Who was Samuel Johnson? What contribution did he make to the English language?
Samuel Johnson is best known for his creation of the first important dictionary of the English language. His life was full of sickness, rejection, and depression, but Johnson overcame his struggles by recognizing and accepting his flaws and pushing forward despite them.
Keep reading to learn about the life of Samuel Jonson.
Who Was Samuel Johnson?
The brilliant writer and critic Samuel Johnson, who made major contributions to English literature in the 18th century as a poet, playwright, essayist, moralist, literary critic, biographer, and editor, demonstrated the importance of:
- Resilience: Protracted periods of struggle help to build our character. Inner turmoil builds our character.
- Self-examination and self-critique: Don’t think you’re fine the way you are. Take a good hard look at yourself to see where you can improve.
- Self-improvement: Humans can’t achieve perfection, but there is beauty in trying.
Johnson’s Character Development
The life of Samuel Johnson started in the town of Lichfield, England in 1709. He was disadvantaged from the start. Not only was Johnson’s family poor, but the young boy suffered from a range of physical and psychological maladies. Nonetheless, Johnson’s remarkable intellect was apparent at a young age. He studied languages, literature, and theology at Oxford University, but he did not have the funds to be able to complete his degree. After leaving Oxford, he fell into a four-year-long depression and his physical health worsened.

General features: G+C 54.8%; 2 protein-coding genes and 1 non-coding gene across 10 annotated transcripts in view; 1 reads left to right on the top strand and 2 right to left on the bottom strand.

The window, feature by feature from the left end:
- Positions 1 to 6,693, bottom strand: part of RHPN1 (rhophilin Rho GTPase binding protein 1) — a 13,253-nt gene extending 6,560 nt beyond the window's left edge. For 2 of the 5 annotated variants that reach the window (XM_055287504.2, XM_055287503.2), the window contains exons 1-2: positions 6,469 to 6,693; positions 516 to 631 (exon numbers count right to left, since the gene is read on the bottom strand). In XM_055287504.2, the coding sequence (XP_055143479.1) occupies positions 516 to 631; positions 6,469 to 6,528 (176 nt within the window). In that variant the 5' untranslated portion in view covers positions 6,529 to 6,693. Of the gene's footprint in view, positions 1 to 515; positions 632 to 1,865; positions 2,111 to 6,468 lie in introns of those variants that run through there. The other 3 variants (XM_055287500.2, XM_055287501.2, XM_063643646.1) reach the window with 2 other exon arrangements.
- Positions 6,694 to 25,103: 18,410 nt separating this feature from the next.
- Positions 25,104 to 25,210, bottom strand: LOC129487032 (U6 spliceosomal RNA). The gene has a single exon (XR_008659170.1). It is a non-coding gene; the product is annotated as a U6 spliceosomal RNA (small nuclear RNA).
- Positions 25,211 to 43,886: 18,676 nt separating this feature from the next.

Johnson struggled with his chronic poor health, but he tried not to slip into self-indulgence. He hated the idea of coddling himself because he was ill. In Johnson’s brand of Christianity, God was more demanding than forgiving. Johnson’s God had high expectations. Concerned about being judged inadequate by both his peers and God, Johnson forced himself to work hard at self-improvement. One of his biggest concerns was that he was lazy. His diary entries are filled with self-criticism and vows to work harder and organize his time better.
He pulled himself out of despair by subscribing to self-exploration and moral inquiry, believing that most problems are moral problems. He came to realize that he would never be able to conquer his multitude of flaws, but that he could learn to manage them better. He believed there was grace in moral combat—a constant striving to be a better human being. As he made peace with his own failings, he also learned to take a sympathetic view of others’ failings. Seeing sorrow everywhere in the world, he preached charity and mercy.
Eventually, despite his odd demeanor and unwieldy manners, Johnson became a highly respected writer and pundit at the center of London’s social life. Many of Johnson’s works are still taught in college English classes today, but his most famous contribution was his creation of the first important dictionary of the English language. When the first edition was published in 1755, it was considered a masterpiece of literary achievement. He was granted a royal pension and honorary degrees from Dublin’s Trinity College and Oxford University, which afforded him the title “Dr. Johnson.”
Much of what we know about Johnson today is from his biographer, James Boswell, who wrote an intimate account of a cultural icon that is still considered one of the greatest English-language biographies.